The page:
WordPress contributors discuss how core can improve AI innovation

As AI-powered technology is rapidly evolving to exponentially extend human capabilities, WordPress contributors don’t want the platform to be left behind. Building AI-powered websites could even become a threat to its existence, more than a competing CMS, if WordPress doesn’t ensure that the platform is easily pluggable for AI-powered extensions. A new thread on Core developer’s blog asks what WordPress can do to better enable AI innovation.

“WordPressCoreal always seeks to provide a stable foundation that people can directly build upon and extend as they see fit,” said Anne McCarthy, Sponsored Principal Contributor at Automattic. “Even if a new technology isn’t actually included in Core, the project aims to enable innovation and advancement through extension (plugins, themes, etc.) wherever possible and reasonable.”

McCarthy shared a video of what it might look like to integrate AI into Gutenberg’s experimental command center to create pages based on AI-prompted designs. She asked the contributors three questions:

  • How would you like to see Core updated so that it can be extended in ways accessible to AI technologies?
  • For those building, or trying to build, with AI today, how does Core currently enable or hinder this effort?
  • Are there any concerns that you think the community should be aware of as this space is explored?

WordPress co-founder Matt Mullenweg is optimistic about the prospect of further integrating AI into open source development.

“In 2015 I told you to master Javascript,” Mullenweg said last month in Post Status Slack. “I don’t have a catchphrase yet, but my message for 2023 will be to spend as much time as possible leveraging AI. The increases in productivity and capacity areAmazing. This is not a cycle of web3/crypto/widgets hype. It’s real.”

Mullenweg also encouraged WordPress professionals to consider how AI and open source can work together.

“Open source and artificial intelligence are the two megatrends of the next 30 years,” he said. “They complement each other and you should think deeply about how. ChatGPT can’t prepare Shopify code.

StellarWP Sponsored Contributor Matt Cromwell commented on the last background discussion, suggesting that AI innovation is best left to plugin developers.

“All of the AI ​​options currently require integration with a third-party system, some sort of pricing, and authentication. This clearly seems to me to be plug-in territory,” said Cromwell.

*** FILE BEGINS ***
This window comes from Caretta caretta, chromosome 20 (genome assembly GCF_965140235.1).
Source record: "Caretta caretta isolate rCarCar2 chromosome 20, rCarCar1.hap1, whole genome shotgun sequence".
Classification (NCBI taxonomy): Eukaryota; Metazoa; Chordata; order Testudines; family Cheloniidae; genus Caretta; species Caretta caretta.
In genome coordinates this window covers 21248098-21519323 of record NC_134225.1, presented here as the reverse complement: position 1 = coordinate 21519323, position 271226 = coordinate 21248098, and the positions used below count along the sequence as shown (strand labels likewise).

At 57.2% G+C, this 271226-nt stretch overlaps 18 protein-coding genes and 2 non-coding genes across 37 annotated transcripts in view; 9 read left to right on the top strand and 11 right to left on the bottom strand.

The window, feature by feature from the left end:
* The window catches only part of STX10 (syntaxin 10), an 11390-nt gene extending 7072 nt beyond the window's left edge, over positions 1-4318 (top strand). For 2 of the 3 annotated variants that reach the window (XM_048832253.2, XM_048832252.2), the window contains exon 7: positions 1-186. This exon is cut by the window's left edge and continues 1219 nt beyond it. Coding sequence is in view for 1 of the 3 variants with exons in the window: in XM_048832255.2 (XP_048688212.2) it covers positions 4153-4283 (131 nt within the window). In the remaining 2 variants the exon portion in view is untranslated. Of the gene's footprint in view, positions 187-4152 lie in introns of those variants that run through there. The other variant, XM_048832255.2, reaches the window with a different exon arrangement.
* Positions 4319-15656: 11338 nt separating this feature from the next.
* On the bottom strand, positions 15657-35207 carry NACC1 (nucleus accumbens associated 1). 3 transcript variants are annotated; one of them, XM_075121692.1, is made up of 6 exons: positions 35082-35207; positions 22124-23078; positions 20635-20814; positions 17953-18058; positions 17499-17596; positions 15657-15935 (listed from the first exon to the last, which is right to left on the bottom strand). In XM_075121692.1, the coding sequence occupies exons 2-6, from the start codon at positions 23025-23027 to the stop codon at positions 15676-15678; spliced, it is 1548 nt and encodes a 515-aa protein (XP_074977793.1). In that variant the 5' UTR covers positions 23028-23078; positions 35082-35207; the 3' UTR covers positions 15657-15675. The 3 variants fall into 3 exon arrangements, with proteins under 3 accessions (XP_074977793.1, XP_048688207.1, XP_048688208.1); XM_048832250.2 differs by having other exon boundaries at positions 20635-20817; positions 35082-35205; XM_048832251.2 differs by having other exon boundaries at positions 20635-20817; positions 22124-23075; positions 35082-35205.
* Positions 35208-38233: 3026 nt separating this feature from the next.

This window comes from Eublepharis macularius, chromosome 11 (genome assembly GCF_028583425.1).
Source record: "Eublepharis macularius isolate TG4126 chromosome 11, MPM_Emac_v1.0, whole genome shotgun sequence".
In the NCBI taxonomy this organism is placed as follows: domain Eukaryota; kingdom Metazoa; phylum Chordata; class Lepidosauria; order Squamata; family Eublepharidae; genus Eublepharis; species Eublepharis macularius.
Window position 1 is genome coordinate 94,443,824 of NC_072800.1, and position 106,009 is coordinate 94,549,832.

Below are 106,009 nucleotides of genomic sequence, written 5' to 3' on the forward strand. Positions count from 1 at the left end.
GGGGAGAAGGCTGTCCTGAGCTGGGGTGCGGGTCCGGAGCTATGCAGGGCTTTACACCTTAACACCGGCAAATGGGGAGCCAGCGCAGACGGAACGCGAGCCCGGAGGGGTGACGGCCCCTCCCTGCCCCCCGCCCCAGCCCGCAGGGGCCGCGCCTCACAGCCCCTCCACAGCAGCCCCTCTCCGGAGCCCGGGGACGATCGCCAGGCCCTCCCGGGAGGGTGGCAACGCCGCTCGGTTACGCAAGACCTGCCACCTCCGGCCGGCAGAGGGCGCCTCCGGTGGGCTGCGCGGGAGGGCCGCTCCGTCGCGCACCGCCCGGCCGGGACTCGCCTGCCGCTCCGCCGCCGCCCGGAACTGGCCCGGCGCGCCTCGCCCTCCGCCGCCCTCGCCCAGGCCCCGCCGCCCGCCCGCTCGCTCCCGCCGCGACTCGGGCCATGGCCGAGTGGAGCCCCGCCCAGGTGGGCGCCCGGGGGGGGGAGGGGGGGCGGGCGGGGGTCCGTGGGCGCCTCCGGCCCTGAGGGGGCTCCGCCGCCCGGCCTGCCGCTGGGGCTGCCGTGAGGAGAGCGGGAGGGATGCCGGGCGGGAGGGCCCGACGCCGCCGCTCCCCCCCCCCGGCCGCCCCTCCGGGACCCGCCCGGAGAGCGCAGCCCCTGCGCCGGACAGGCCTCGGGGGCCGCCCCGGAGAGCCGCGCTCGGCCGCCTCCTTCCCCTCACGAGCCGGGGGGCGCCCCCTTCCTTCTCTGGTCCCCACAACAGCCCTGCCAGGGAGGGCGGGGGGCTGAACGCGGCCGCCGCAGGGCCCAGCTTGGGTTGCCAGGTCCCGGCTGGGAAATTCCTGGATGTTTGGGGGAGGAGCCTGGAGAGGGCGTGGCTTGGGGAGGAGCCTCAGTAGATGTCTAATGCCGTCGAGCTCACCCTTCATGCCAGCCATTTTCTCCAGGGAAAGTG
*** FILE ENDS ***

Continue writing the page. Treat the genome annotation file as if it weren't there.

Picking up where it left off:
“The other concern here is that the current Core roadmap is very crowded. At what cost would the project pursue an AI integration? At the expense of multi-editing collaboration features? At the expense of multilingual features? I find it hard to imagine pursuing the current roadmap with excellence and stability AND also adding massive AI integration.”

Bluehost-sponsored contributor Jonathan Desrosiers, one of the post’s reviewers, clarified that the intention was to “fuel the discussion about what AI looks like in the WordPress ecosystem and how it might currently be blocked.”

“As you said, the roadmap is definitely full and adding new stuff shouldn’t be done unless there are extremely compelling reasons,” Desrosiers said. “But, if there are small changes that can be made in Core (new filters or actionhooks, etc.) to allow plugins to experience better and enrich AI integrations in the WordPress world, I think we should certainly consider them.”

Cromwell suggested that WordPress could add a settings panel for integrating various APIs, such as payment gateways and OpenAI API keys, to prevent conflicts and make it easier to use APIs across multiple plugins.

Rob Glidden proposed that contributors consider having AI chatbots as a user type for the future collaboration workflow within WordPress:

I would suggest considering AI chatbots as (just another) user type in the upcoming Phase 3 collaboration/workflow.

I for one want an AI chatbot in my multi-user collaboration team in a WordPress stage 3.

In the multi-user collaborative workflows already described in Phase 3 Collaboration it seems that basically the same infrastructure should work for both human and AI users.

In fact, it’s not a huge effort reading that document to think of users, collaborators, and creators as bot users, assigned and performing tasks within a workflow.

CodeWP Sponsored Contributor James LePage echoed Cromwell’s concerns that focusing too much on AI integration could make WordPress less competitive on features that have already been identified for Gutenberg’s Phase 3 roadmap:

As some others have said here, like WP userI would much prefer a really strong focus on existing Phase 3 roadmap elements as I think it would make our CMS much more valuable and competitive against other tools out there, instead of integrating AI in some way.

Another thing is that there are really no standards here. There are great players, but they keep changing the way their AI works and probably will continue to do so. We would be trying to hit a moving target.

As scattered as WordPress contributors are across the project’s current Gutenberg roadmap of goals and improvements, you don’t get to choose when new technology is crashing into your industry, forcing you to take action, or becoming obsolete. The WordPress community has built a robust ecosystem of plugins, but leaving it all to third-party integrations may not be enough to keep the software relevant for years to come. Ensuring that WordPress is compatible with the future of AI-powered innovation is critical if contributors want the platform to continue to be the best CMS and website builder available on the web.

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